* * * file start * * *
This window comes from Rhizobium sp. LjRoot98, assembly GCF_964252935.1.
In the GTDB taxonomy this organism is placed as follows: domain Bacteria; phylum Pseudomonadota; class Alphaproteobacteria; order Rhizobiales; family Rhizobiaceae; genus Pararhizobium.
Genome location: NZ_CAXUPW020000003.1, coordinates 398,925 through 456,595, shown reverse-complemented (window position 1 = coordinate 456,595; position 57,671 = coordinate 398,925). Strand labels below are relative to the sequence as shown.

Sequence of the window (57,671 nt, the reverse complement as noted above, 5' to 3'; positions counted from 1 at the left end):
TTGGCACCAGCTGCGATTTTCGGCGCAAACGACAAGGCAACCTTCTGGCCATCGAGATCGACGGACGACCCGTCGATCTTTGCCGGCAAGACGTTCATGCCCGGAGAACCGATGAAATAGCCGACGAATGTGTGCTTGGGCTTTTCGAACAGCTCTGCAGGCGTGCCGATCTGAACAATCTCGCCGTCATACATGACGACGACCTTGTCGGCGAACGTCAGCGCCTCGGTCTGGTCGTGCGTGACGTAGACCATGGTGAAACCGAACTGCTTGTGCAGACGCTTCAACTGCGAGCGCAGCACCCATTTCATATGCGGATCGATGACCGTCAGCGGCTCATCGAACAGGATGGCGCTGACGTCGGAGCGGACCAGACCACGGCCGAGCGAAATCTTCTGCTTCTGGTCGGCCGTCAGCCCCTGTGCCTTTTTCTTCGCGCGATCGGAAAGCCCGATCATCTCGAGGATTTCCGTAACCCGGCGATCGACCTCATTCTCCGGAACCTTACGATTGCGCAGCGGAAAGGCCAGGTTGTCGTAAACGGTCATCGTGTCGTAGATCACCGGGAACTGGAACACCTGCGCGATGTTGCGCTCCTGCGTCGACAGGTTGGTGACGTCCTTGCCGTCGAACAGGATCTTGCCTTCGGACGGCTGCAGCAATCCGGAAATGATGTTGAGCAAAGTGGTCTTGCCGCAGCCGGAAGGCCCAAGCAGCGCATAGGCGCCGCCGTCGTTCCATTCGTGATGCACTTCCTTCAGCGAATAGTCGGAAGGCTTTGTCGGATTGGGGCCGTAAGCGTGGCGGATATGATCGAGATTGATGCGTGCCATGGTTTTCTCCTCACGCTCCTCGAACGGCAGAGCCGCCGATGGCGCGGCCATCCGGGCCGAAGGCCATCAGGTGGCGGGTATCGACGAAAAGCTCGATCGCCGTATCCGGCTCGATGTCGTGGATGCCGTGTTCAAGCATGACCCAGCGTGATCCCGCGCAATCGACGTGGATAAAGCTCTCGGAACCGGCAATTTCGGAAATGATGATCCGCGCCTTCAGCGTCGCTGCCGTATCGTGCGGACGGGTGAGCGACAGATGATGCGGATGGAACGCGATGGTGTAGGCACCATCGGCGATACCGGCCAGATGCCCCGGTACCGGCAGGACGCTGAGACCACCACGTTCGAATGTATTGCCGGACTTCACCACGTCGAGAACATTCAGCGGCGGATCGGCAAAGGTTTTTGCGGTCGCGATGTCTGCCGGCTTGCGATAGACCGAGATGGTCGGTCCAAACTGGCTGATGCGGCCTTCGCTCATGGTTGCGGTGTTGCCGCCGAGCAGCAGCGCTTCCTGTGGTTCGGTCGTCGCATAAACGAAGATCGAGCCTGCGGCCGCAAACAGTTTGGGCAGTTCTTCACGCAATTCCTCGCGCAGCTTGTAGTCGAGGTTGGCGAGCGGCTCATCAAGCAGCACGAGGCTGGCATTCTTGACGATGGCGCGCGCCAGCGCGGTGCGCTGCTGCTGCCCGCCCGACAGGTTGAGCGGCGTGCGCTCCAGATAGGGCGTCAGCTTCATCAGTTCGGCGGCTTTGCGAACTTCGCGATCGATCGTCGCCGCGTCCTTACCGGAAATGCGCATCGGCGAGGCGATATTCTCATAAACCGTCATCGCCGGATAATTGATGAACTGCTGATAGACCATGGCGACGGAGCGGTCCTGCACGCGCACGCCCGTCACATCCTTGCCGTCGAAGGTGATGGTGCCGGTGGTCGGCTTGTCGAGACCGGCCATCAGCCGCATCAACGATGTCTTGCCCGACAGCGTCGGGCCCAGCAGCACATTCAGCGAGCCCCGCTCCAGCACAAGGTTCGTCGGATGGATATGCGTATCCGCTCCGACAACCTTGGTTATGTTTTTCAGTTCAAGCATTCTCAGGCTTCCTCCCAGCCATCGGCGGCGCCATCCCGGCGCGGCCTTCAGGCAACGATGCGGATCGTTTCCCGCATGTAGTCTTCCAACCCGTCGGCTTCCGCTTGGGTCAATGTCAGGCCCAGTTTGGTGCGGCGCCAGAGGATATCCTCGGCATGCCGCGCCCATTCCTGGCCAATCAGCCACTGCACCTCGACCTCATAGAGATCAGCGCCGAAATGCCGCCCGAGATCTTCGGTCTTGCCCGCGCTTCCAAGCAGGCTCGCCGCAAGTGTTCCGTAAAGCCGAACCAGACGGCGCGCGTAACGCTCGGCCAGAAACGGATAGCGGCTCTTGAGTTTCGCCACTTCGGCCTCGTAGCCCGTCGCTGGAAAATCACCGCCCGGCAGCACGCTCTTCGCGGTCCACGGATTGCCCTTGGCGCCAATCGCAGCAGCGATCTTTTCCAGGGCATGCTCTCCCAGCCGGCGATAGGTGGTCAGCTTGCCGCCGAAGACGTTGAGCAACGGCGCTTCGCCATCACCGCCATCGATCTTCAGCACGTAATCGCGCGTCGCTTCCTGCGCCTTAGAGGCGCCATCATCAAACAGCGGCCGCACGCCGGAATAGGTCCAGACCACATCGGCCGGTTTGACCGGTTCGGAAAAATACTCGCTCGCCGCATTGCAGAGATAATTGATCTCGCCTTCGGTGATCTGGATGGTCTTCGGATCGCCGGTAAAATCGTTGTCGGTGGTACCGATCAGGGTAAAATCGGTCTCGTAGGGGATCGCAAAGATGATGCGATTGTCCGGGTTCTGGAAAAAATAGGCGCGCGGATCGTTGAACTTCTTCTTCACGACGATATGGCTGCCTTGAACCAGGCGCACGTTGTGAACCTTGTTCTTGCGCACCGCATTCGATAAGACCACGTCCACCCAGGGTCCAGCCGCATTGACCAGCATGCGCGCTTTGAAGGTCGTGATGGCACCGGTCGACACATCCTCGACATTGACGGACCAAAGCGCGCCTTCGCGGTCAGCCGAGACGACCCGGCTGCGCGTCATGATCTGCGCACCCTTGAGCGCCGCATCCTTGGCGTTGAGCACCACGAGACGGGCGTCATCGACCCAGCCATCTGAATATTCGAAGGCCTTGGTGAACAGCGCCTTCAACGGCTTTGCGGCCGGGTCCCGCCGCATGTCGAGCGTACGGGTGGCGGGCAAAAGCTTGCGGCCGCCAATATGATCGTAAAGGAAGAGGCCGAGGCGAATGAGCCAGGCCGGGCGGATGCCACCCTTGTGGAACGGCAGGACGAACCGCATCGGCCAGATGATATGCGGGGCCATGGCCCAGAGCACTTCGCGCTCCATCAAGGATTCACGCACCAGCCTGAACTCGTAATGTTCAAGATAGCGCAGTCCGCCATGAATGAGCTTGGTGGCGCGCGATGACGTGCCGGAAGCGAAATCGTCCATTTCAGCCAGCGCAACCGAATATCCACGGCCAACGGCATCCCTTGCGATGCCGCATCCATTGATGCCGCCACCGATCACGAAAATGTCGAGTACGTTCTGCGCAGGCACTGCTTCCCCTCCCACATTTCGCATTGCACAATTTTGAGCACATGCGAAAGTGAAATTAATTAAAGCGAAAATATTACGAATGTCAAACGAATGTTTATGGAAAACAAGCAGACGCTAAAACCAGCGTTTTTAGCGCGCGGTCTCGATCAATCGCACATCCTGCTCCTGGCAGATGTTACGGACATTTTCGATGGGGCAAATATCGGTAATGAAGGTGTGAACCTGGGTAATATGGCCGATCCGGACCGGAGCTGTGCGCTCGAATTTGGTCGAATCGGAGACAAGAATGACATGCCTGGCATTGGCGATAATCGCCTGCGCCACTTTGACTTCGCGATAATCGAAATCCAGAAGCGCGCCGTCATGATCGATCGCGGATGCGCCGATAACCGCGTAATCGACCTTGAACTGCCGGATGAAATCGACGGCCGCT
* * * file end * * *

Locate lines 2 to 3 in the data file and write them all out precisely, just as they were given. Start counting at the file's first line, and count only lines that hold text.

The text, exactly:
In the GTDB taxonomy this organism is placed as follows: domain Bacteria; phylum Pseudomonadota; class Alphaproteobacteria; order Rhizobiales; family Rhizobiaceae; genus Pararhizobium.
Genome location: NZ_CAXUPW020000003.1, coordinates 398,925 through 456,595, shown reverse-complemented (window position 1 = coordinate 456,595; position 57,671 = coordinate 398,925). Strand labels below are relative to the sequence as shown.